Dr. Inglish: A war against the invisible enemy
In 2003, I was a young 21-year-old sergeant in an Infantry Unit out of Ft. Lewis, Wash. I served as a rifle team leader. We were sent to Iraq during the early part of Operation Iraqi Freedom (OIF).
I will never forget the night before we crossed the border into Iraq. There were so many unknowns and so much uncertainty that caused fear and anxiety throughout the unit. That night, we had a meeting with our platoon sergeant, someone for whom I had a tremendous amount of respect. A true leader. He told us about how scared he was about the next day and how he believed that it was normal and that the fear we were experiencing was a good thing. That it would keep us honest.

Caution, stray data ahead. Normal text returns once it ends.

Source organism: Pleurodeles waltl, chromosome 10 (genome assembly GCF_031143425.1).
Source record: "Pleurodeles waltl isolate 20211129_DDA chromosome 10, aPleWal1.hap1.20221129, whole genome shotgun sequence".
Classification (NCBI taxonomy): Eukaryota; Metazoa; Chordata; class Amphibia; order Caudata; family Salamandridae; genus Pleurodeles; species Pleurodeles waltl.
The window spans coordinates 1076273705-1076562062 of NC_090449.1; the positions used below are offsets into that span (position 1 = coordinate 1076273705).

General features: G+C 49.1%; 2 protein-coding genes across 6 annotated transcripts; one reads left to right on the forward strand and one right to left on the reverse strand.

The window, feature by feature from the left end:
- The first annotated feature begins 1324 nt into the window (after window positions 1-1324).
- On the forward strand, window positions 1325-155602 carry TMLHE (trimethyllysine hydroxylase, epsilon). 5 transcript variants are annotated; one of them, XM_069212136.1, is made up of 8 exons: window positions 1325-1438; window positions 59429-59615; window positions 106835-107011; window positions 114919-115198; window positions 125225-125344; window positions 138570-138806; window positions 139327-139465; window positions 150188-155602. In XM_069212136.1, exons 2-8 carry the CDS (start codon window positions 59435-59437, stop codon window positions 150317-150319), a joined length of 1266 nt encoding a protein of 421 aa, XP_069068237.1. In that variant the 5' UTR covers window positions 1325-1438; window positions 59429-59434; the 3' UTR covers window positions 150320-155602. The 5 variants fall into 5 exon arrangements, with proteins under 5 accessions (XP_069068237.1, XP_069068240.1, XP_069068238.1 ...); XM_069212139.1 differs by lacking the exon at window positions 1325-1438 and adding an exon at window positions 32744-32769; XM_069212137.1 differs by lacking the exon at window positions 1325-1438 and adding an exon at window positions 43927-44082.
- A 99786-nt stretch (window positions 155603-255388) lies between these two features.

In the last couple of weeks, I have been thinking about that discussion. Thinking about the unknowns and uncertainty that constantly surround us. About the fear I am experiencing right now. Thinking: When will we have our first positive patient? Will I get sick? How will I support my family if I get sick? If I do get sick, how bad will it be? Will I get my family sick?
I’m guessing many of you have the same questions and probably many more. Unfortunately, we don’t have the answers.